Tao of Tea’s description of Royal Phoenix Oolong (Fenghuang Dancong):
origin: Guangdong Province, China
In some areas of the Phoenix Mountains in Guangdong province, China, there are wild tea plants that remain a source for some of the best oolong teas in the world. Leaves from these old tea trees are prized for the flavor and full body. Making Royal Phoenix oolong invloves precise rolling and baking techniques to fully develop a toasty texture, fragrant aroma and taste similar to nectarines and peaches.
I have a sentimental, but not undeserved, appreciation of this particular Royal Phoenix Oolong (feng huang oolong). It was one of the first teas that we ever prepared and served ourselves at home using the Gongfu method and it is the tea that has been consigned for use in the very extraordinary Buddha hand yixing teapot pictured above, whose origins and history are unknown to me, but would probably be fascinating if they could be ascertained. The first canister of this tea was purchased at the Portland Classical Chinese Garden, which is a great little hidden bit of scholarly China, nestled almost undetectably inside the bustling city of Portland, a truly wondrous place to visit. The teahouse there, pictured in the photograph below, is run by the Tao of Tea people and it’s a good place. Unrelated to that, I also have a far-flung and multi-faceted attachment to the fenghuang, the Chinese Vermilion Bird, often called a Chinese Phoenix. There are symbolic and historical distinctions that differentiate the mythical bird from the often mis-paralleled Phoenix as described in Western countries, but the laziness of language and translation often neglect the distinction, favoring the conclusion of “same” in order to simplify the regional specificity of mythology. All of that aside, it’s likely that I would still find this particular tea lovely purely on its own merits without any of the attachments and historical references that it holds for me.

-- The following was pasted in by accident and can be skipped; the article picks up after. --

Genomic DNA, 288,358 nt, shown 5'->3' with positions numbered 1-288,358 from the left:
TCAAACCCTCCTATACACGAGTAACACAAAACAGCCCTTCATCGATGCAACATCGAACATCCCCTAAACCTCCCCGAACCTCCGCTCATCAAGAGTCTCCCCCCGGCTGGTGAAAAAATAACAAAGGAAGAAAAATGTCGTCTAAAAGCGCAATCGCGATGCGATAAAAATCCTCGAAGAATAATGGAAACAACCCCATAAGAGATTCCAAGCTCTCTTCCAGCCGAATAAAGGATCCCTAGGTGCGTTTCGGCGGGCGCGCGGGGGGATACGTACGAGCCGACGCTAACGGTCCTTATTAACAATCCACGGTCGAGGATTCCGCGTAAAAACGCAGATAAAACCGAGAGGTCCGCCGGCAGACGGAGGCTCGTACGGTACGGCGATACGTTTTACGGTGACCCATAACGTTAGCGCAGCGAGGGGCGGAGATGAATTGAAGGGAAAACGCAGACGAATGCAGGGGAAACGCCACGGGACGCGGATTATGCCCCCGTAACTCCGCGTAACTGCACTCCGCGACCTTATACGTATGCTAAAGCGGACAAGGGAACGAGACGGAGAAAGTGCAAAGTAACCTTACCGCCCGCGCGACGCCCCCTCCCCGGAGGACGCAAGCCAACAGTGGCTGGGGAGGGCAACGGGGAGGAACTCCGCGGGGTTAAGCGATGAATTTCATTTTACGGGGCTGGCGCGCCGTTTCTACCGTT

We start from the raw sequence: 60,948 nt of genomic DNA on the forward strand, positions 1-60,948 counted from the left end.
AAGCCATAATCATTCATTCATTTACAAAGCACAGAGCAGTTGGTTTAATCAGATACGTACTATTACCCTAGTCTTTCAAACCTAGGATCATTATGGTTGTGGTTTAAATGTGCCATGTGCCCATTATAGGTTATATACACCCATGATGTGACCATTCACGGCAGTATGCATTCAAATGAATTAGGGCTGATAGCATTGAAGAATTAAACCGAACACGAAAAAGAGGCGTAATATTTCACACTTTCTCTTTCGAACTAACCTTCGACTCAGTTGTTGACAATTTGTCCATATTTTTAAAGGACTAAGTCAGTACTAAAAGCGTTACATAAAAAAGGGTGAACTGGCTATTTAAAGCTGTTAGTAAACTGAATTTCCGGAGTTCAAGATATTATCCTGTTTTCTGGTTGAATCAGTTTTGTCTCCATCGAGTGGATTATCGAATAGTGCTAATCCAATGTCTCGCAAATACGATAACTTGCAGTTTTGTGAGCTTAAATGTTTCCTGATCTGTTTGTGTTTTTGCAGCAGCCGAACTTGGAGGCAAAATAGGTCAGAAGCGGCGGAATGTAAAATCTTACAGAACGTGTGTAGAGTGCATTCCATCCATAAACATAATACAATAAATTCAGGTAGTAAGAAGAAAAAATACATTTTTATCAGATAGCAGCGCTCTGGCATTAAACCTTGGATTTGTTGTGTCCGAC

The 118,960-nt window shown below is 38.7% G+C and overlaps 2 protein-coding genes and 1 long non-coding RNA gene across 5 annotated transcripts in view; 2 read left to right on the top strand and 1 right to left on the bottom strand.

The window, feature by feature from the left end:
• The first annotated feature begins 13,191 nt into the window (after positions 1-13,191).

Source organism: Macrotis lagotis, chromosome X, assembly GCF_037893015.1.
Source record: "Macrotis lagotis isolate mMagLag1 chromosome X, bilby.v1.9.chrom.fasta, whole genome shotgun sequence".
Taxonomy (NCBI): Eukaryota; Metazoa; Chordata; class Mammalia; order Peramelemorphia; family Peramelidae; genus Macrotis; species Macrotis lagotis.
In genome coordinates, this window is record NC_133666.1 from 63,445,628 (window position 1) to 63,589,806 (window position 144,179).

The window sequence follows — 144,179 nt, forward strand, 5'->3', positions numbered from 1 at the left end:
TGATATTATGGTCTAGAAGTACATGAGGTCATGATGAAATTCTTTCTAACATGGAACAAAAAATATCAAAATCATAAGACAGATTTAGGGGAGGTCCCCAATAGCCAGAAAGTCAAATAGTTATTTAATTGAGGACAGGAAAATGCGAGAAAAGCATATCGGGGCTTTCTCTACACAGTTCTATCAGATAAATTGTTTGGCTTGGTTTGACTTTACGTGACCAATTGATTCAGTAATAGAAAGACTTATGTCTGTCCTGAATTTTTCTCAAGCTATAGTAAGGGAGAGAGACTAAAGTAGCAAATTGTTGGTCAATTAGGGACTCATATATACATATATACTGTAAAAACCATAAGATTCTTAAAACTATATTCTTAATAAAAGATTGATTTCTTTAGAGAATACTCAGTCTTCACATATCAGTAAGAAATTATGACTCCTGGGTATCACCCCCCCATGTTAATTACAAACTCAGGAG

Here is my review, laid out by infusion:
infusion #1: Sweet earthy aroma, very pale liquor. Very nice and subtle flavor. Not at all floral. More of a traditional tea flavor than some other oolongs. Lingering astringency.
infusion #2: Still very pale and very flavorful. Very satisfying mouthfeel. Bright smelling, almost citrusy. (I did not taste Tao of Tea’s reminiscence of peaches or nectarines, but felt it to be more like oranges and lemons.)
infusion #3: More interesting aroma. Taste is reminiscent of orange flower water. Mouthfeel of really good orange liquer or orange-peel infused vodka. Almost a bit like Lady Grey.
infusion #4: Aroma is more lemony than orange. Lighter in flavor. If Earl Grey were subtle and a Chinese oolong it would taste like this.
infusion #5: A little more bite and even more lemony. Very dry and smells acidic.
The leaves never fully unfurled in the pot, and they started out in a very different configuration from most other oolongs I have had. The very narrow shaped leaves are rolled only lengthwise, and not very tightly. It is a very pleasant and reliable tea, one that will no doubt remain a favorite.
Possibly Related Posts:
- Floating Leaves Tea’s Documentary on Dong Ding Oolong
- Confessions of a Tea Blogger (I was tagged!)
- Indonesian Teas
- My favorite tea?
- Bai Ji Guan Yancha Tian Xin Yan, Vicony Teas